Human Rights Watch interviewed 44 women and girl survivors of sexual slavery, wherein fighters committed sexual violence and exerted ownership over victims. The survivors said that they were held captive with a total of at least 167 other women and girls who were also sexual slavery victims. Sexual slavery survivors were held captive for up to 18 months, repeatedly raped—some taken as fighters’ “wives”—and forced to cook, clean, and collect food or water. At least nine survivors became pregnant while held as sexual slaves, including girls aged 14 and approximately 16 at the time, and at least five gave birth to children from the rapes.[2]

Due to stigma, under-reporting by survivors, and time constraints and security-related restrictions on research, the cases documented by Human Rights Watch likely represent a small proportion of all sexual violence incidents perpetrated by armed groups in the country during the period covered.[3]


Lack of Access to Services

Only 145 of the 296 sexual violence survivors had accessed any post-rape medical care due to a range of obstacles, such as a lack of medical facilities, cost of travel to such facilities, and fear of stigma and rejection. Of these, only 83 survivors confirmed that they had disclosed the sexual violence to health care providers, thus allowing for comprehensive post-rape care. Service providers’ failure to provide discreet, confidential, and sensitive care sometimes deterred survivors from disclosing sexual violence or successfully accessing help.

Among those who did disclose rape, many said service providers did not offer them critical elements of post-rape care, including post-exposure prophylaxis (PEP) to prevent HIV, emergency contraception, testing for HIV and other sexually transmitted infections (STIs), and psychosocial support. Only 41 of the survivors Human Rights Watch interviewed said they accessed medical care within 72 hours of rape, the time period during which PEP can be effectively administered.

Numerous women and girls who visited health centers and disclosed rape told Human Rights Watch that personnel did not inform them about nearby health or psychosocial services for rape survivors. In only 66 cases had survivors received any psychosocial support. Survivors described symptoms consistent with depression or post-traumatic stress disorder (PTSD) and, in some cases, suicidal thoughts.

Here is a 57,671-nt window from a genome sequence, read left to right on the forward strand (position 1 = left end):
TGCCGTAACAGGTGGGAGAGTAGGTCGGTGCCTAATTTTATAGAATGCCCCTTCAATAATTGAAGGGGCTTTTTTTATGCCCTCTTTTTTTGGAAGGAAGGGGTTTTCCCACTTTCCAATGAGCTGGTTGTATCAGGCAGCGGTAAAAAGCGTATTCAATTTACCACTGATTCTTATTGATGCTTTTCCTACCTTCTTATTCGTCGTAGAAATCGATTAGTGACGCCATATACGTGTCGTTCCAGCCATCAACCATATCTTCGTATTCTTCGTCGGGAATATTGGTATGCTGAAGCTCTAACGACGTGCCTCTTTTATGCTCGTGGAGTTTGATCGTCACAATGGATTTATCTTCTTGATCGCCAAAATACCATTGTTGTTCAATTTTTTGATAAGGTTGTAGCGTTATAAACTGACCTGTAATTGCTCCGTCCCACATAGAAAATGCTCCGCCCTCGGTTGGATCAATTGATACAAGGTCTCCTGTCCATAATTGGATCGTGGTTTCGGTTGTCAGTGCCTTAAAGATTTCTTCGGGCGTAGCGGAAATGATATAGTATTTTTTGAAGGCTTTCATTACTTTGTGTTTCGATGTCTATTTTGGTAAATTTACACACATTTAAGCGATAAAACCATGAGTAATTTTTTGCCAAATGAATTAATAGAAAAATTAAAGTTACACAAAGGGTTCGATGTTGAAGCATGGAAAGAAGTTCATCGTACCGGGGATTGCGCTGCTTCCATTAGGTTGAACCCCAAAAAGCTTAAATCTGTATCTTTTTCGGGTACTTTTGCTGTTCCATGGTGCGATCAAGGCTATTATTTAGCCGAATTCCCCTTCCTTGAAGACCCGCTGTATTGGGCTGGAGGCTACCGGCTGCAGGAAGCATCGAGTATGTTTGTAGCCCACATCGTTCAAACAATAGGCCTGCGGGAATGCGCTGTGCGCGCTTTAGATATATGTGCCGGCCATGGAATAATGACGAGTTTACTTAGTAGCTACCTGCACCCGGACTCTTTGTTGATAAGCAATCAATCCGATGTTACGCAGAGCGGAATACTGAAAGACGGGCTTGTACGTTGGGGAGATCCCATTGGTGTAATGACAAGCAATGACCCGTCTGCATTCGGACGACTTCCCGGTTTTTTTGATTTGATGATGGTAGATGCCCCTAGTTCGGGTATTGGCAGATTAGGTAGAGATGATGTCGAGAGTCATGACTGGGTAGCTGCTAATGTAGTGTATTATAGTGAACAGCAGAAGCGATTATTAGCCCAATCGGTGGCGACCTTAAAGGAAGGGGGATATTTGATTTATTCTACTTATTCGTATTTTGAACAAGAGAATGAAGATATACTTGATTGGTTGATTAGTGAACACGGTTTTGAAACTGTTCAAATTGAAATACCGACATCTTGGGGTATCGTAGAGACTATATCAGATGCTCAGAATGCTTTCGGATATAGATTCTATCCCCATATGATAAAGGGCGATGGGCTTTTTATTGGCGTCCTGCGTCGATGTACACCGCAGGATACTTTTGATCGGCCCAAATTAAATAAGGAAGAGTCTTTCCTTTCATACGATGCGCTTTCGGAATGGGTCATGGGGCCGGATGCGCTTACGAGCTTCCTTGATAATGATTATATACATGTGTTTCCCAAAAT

Fifty-three women and girls told Human Rights Watch that costs hindered their access to medical care. Though a Ministry of Health official told Human Rights Watch that health facilities offer free post-rape care, several survivors who disclosed sexual violence to health personnel told Human Rights Watch that medical providers asked for payment for exams, tests, or medications.[4] Even when services were free, survivors sometimes could not afford the cost of transport to health facilities.

Human Rights Watch interviewed 13 survivors, including three girls, who said they became pregnant from rape. Survivors held as sexual slaves said they knew of at least five other women and girls who became pregnant while held captive. Though abortion is legal in cases of rape in the Central African Republic, significant barriers to access remain. An 18-year-old survivor who was pregnant following rape by an anti-balaka fighter said she wanted an abortion, but had not accessed medical care and did not know how to do so. “What am I going to do with this baby?” she asked. “I did not want it. Who will take care of it? My family is all dead and I have a murderer’s baby.”[5]

Only 92 of the 296 survivors Human Rights Watch interviewed said that they had undergone HIV testing since experiencing sexual violence. Even then, testing was often inconclusive as it had not been administered repeatedly or after the time delay necessary to determine infection. A 28-year-old survivor who was raped by a Seleka fighter in 2013 echoed many others when she said that she constantly questions her condition: “I ask myself, ‘Did he give me AIDS? What [other] disease? How is my health? Will I die soon?’”[6]

Many survivors said they had not sought help, including essential medical care, due to fear of stigma and rejection. They described family or community members blaming them for being raped and publicly humiliating them by “pointing fingers” at them or calling them names. Human Rights Watch interviewed 38 women and girls who said that their husbands, partners, or family members abandoned them after rape.